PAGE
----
Who is Holly Golightly? Socialite? Opportunist? A Lost Soul?-a "free bird" not to be caged?....no, she is an existential rogue. Truman Capote carefully handled the creation of this character and through her was able to elaborate on major existential themes. She is clearly one of Capote's most intricate characters and possibly, the greatest existential icon in both American literature and classical, American cinema . With this analysis, Holly Golightly must be broken down to obtain a further glance into the numerous existential elements she inhibits.
"It may be normal darling: but I'd rather be natural"-Golightly. From the get go, Golightly expresses herself to the narrator like an open book. Her fears, insecurities, and wants are the basis of most conversations both these characters share. You know the days when you get the mean reds? The mean reds. You mean the blues? No, the blues are because you're getting fat, and maybe it's been raining too long, that's all. The mean reds are horrible. Suddenly you're afraid. And you don't know what you're afraid that. Don't you ever have that feeling"-Holly Golightly. The mean reds, as described by Golightly, is a notion closely knit to the theistic existentialist. Angst, fear, worry, these feelings come across Golightly and are only relieved when she frequents Tiffany's. "It calms me down right away, the quietness and proud look of it; nothing very bad could happen to you there, not with those kind men with their nice suits, and the lovely smell of silver and alligator wallets. If I could find a real life place like Tiffany's then I'd buy some furniture and give the cat a name"-Golightly. The comfort Golightly feels isn't so much a connection between her materialistic wants and the store itself, but more so because this location offers comfort, the type of comfort the theistic existentialist so direly seeks. Tiffany's is in itself the closest representation of stability that Holly comes across throughout both the novella and theatrical adaptation.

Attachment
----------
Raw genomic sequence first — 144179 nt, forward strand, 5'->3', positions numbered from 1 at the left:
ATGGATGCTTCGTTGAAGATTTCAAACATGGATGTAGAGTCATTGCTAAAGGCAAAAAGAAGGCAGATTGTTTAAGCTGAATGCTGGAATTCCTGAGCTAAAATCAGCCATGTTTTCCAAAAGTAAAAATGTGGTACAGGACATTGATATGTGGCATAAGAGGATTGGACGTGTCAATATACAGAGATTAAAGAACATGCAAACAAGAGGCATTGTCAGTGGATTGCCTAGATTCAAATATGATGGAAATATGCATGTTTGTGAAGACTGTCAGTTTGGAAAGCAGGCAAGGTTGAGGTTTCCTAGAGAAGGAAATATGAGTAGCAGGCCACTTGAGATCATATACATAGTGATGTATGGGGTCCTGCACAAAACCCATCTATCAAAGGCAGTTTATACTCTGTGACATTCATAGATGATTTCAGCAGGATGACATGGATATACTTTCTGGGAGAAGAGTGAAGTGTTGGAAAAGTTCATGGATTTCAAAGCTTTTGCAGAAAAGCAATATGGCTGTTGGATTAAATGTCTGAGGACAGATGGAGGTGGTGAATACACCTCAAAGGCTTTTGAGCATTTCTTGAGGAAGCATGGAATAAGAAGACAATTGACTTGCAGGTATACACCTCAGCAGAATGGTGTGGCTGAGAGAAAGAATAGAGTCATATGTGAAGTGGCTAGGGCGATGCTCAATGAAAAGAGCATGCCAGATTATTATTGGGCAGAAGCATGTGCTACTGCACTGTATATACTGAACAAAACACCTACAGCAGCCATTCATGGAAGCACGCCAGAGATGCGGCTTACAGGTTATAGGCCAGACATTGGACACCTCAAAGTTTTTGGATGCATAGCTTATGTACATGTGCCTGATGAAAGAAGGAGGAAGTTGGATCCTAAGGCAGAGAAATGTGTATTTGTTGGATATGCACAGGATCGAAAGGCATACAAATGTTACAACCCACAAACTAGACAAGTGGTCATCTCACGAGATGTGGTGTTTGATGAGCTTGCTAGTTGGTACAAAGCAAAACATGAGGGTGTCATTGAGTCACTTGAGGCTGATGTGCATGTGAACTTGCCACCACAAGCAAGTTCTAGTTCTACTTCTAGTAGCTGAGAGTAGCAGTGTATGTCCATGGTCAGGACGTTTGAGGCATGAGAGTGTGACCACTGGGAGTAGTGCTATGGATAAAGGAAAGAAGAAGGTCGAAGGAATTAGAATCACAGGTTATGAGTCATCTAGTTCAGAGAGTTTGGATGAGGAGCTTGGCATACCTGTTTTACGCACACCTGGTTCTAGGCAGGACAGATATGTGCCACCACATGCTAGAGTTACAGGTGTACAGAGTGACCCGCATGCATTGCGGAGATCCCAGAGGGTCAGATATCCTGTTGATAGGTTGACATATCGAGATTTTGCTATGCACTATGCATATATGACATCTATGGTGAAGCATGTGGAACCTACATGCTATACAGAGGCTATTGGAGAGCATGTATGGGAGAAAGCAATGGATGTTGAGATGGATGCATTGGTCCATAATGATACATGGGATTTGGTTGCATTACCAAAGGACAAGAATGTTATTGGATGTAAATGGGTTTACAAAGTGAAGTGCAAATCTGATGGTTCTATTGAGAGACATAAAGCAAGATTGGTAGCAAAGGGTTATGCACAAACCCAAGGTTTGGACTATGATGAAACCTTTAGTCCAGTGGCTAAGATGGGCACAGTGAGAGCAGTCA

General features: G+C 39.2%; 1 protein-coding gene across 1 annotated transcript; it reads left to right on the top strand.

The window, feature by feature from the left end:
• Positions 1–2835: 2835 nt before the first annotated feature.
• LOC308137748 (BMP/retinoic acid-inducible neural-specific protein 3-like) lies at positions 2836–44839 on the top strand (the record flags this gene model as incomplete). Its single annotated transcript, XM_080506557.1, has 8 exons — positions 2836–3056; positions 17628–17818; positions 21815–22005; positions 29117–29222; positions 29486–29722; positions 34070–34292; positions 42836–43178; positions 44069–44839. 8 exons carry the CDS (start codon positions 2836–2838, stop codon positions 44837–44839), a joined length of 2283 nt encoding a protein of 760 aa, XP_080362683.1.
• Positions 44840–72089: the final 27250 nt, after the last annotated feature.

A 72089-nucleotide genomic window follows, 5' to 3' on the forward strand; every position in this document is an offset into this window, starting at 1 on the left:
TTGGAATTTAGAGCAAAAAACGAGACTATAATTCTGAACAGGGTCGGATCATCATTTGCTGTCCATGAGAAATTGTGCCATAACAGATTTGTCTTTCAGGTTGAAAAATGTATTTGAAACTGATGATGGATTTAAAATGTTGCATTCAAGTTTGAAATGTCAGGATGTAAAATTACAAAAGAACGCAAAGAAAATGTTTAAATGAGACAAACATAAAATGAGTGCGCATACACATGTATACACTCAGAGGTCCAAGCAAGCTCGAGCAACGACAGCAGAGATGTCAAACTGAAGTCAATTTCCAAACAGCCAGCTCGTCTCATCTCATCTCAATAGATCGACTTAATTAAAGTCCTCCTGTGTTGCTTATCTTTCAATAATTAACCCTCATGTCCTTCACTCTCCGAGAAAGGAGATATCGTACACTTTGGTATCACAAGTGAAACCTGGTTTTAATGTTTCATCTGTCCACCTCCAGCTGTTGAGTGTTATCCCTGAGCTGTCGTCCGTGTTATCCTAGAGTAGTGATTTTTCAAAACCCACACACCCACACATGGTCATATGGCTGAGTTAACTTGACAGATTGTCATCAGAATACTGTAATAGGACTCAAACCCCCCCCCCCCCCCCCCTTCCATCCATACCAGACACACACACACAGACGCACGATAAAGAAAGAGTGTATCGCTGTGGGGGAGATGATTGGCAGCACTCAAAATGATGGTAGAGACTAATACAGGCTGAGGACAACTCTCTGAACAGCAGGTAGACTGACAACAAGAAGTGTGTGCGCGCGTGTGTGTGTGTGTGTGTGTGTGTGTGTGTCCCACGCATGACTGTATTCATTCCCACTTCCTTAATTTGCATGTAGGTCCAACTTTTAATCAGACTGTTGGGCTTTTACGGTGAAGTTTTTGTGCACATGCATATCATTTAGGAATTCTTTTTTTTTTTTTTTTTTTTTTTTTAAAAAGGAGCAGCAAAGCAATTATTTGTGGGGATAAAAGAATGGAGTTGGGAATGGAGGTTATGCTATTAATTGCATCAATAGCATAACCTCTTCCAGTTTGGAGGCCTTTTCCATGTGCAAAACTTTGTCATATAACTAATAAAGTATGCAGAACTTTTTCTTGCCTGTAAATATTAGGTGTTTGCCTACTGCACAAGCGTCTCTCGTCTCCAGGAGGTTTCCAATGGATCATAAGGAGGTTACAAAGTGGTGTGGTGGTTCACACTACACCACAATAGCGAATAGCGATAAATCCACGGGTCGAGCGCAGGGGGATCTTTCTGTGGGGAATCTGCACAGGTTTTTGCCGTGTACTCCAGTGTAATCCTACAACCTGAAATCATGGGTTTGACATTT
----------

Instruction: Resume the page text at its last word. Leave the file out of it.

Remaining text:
The existential mindset sets a clear standard for lost illusion. Once one is caught in the material world, not one person in ten thousand finds the time to form literary taste, to examine the validity of philosophical concepts for himself, and to develop, for lack of a better phrase, I might call the tragic and wise sense of life"-F. Scott Fitzgerald. Fitzgerald's take on existentialism in correlation with the ideology of "lost illusion" ,both sets the ground for Capote's Golightly and helps to shed some light on the character's motif. In her high fashioned, eloquent, and outspoken demeanor, Holly express attitudes of materialistic wants and her manipulative means towards obtaining them. "I told you, you can always make yourself love someone", But you can't give your hear to a wild thing: the more you do, the stronger they get. Until they're strong enough to run into the woods. Or fly into a tree. Then a stronger tree. Then the sky. That's how you'll end up Mr.Bell, if you allow yourself to love a wild thing. You'll end up looking at the sky"- Holly Golightly. When referring to her potential suitors and overall view on romantic love, Holly leads the mindset that love is a tangible notion, by her standards at least. In accordance to set standards, love can be manipulated and crafted to meet one's personal needs, convenience, and emotional safety. Holly's material wants seem to far exceed those of her existential being on a superficial basis, but the narrator sheds a different light on the issue in correlation with the idea of "lost illusion"
"The average personality reshapes frequently, every few years even our bodies even our bodies undergo a complete overhaul-desirable or not. It is a natural thing that we should change. alright, here were two people who would never change. That is what Mildred Grossman had in common with Holly Golightly. They would never change because they had been given their character too soon;...
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